• Ensuring that the staff member has arrangements to get safely to and from the workplace
  • The University has a Staff Financial Support Fund which can help staff experiencing financial hardship.

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Supportive guidance/ policies

Safety at work

The university is committed to the security and safety of all students, staff, visitors and contractors on university premises. There should be departmental security arrangements for each site including guidance to follow if there is a concern for safety at work. This would include if a perpetrator of domestic abuse is harassing an individual at work, for example turning up at the workplace unannounced, constantly telephoning/ e-mailing/ messaging the employee while they are at work or harassing the employee’s colleagues.

A manager can take pre-emptive measures and contact the Crime Prevention Advisor in the University’s Security Services who can support staff with a safety plan at work.

Wherever there is a concern that somebody is at immediate risk of harm then please contact the police. In an emergency contact 999, for the police, fire or ambulance service. For non-emergencies contact the police on 101.

For emergency support relating to the university estate, please contact the Estates Services security team

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External sources of support

There are many resources and sources of support available to individuals experiencing domestic abuse and the government guidance on sources of support for victims of domestic abuse is a good place to start. It includes information about how to call the police when you can’t speak. It is also available in a variety of languages.

Warning: if you are worried about someone knowing you have visited this web page find out how to cover your tracks online.

Other sources of support are listed below:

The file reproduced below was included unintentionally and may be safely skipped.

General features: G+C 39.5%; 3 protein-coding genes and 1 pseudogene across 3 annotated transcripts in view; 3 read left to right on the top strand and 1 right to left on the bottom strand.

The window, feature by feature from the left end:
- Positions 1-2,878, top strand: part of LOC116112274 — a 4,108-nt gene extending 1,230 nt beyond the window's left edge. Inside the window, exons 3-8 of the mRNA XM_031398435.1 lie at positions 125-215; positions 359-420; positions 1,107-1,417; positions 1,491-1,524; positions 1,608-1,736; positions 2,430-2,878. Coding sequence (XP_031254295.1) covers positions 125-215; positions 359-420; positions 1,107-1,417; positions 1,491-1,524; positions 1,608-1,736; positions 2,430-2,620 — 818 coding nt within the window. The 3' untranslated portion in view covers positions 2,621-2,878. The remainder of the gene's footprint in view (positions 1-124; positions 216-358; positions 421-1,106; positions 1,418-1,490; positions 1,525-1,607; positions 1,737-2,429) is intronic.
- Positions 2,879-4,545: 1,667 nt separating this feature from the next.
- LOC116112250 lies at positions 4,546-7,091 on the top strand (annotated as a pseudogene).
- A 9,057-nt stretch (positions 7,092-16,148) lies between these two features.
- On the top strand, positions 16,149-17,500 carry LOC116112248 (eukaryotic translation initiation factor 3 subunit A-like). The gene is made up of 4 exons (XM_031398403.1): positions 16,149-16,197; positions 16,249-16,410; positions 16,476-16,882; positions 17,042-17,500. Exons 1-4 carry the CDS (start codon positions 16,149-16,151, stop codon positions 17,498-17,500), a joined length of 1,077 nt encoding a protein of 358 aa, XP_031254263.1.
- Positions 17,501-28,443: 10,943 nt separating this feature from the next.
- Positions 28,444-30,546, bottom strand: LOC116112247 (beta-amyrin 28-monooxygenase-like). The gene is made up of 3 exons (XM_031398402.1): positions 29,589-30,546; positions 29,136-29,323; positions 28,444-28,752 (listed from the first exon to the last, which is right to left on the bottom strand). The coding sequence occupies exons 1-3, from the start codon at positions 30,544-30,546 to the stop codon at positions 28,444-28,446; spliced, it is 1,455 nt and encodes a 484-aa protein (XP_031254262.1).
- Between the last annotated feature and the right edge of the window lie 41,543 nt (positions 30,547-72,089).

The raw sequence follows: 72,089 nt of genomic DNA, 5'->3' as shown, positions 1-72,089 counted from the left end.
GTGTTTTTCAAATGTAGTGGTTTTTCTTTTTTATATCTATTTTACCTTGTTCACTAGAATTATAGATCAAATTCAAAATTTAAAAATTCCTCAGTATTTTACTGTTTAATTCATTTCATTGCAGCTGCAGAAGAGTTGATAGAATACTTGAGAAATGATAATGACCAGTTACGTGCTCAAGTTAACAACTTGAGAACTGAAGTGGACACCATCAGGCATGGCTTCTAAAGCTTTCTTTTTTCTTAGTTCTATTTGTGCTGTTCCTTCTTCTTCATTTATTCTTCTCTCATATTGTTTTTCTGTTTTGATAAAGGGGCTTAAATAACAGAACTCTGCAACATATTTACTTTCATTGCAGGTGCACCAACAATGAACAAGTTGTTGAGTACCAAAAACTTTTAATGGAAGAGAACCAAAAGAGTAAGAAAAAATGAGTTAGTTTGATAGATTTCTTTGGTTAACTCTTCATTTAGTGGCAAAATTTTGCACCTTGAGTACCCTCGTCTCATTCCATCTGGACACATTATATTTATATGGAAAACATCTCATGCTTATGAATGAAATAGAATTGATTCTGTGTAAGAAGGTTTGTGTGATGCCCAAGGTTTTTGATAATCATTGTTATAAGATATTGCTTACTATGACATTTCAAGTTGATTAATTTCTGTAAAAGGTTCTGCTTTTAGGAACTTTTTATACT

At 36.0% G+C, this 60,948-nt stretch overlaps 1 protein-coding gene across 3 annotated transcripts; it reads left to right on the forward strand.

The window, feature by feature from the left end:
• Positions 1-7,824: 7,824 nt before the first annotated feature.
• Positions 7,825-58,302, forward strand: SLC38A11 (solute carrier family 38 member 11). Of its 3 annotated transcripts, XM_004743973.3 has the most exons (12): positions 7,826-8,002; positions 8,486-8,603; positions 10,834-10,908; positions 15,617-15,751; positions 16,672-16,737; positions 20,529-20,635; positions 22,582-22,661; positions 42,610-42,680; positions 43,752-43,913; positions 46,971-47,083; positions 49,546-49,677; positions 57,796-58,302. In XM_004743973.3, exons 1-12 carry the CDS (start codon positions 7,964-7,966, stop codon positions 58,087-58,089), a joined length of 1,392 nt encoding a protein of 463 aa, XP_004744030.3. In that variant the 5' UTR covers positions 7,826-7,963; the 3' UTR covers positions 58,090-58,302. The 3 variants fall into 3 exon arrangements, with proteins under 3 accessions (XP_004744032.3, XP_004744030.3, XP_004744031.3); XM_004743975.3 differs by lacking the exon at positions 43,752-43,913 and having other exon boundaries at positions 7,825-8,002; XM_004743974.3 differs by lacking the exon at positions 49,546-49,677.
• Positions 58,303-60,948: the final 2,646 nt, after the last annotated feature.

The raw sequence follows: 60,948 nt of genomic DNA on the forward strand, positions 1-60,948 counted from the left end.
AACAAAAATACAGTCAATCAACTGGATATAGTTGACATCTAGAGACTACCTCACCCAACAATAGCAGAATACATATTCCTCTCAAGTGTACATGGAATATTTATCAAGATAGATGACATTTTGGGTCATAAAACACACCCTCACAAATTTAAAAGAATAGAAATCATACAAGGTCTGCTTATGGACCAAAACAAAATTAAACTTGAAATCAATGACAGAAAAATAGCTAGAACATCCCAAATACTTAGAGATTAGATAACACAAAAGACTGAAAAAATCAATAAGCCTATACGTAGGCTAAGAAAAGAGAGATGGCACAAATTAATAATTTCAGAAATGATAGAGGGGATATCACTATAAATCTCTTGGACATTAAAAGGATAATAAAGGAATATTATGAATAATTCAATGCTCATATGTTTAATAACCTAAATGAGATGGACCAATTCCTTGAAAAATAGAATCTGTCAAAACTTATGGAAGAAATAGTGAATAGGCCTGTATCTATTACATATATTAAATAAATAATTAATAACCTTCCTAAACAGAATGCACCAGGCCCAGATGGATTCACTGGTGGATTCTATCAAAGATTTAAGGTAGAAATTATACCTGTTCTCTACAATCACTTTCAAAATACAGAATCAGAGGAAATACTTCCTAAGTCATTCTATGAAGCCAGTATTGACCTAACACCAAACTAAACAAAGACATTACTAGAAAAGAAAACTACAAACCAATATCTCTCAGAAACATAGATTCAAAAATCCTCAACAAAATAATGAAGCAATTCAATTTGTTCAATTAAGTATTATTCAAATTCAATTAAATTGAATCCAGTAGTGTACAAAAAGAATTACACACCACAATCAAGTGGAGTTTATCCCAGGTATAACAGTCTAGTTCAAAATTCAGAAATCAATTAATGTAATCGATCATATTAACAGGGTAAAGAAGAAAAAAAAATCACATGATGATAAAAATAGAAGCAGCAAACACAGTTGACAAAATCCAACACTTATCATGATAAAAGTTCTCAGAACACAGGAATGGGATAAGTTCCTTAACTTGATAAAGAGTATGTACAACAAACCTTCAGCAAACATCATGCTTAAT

Support which is available to all

  • Reducing the risk is a domestic abuse support service for Oxfordshire 
  • Bright Sky App is a mobile app and website for anyone experiencing domestic abuse, or who is worried about someone else
  • Ask for ANI is a code word scheme that enables victims of domestic abuse to signal that they need help and access support from pharmacies across the UK. Participating pharmacies display posters in their windows so that customers know they can approach staff for help.

Specific support for women:

  • Refuge for women and children has a national helpline 0808 2000 247 and provides specialist accommodation and services to women and children escaping domestic abuse
  • Rights of women provides women with free, confidential legal advice by specialist women solicitors and barristers
  • Live Fear Free Helpline 0800 8010 800,  Provides help and advice about violence against women, domestic abuse and sexual violence

Specific support for men:

  • Men’s Advice Line 0808 801 0327. The Men’s Advice Line helpline provides a range of services aimed primarily at men experiencing domestic abuse from their partner
  • ManKind 01823 334244 offers  advice and support for men experiencing domestic abuse

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Specific support for the LGBT community:

  • Galop (previously known as Broken Rainbow) 0800 999 5428 is a national LGBT+ Domestic Abuse Helpline, providing support for lesbian, gay, bisexual and transgender people experiencing domestic violence. Email contact
  • Support U 0118 321 0111delivers LGBT+ Specialist Domestic Abuse and Sexual Violence support provisions to survivors of abuse within the Thames Valley.

Specific support for parents and children:

  • Oxfordshire Family Information Service provides information and support for children, young people and families in Oxfordshire
  • Parent Line Plus 0808 800 2222 is a UK wide help line for anyone caring for children and young people
  • NSPCC has a national helpline 0808 800 5000which offers advice and support on how to keep children safe from abuse
  • Childline 0800 1111 is the free helpline for children and young people in the UK. Children and young people can call to talk about any problem
  • Reunite 01162 556 234 isa charity which specialises in international parental child abduction. Providing advice, information and support to parents, family members and guardians who have had a child abducted or who fear child abduction.

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Help for those who are concerned about their own behaviour

  • Respect. If you are concerned about your own behaviour the Respect phone line is an anonymous and confidential helpline for all: 0808 802 4040

Other sources of support

  • Samaritans have a free phone service – 116 123 which is available 24 hours a day – “for anyone who’s struggling to cope, who needs someone to listen without judgement or pressure”
  • White Ribbon is a leading charity engaging with men and boys to end violence against women.
  • The Freedom Programme is a free 12 week programme that examines the roles played by attitudes and beliefs on the actions of abusive men and the responses of victims and survivors.

Reporting concerns about children at risk

If you are concerned that a child may be at risk of abuse, there is advice on the Oxfordshire Safeguarding Children Board webpage.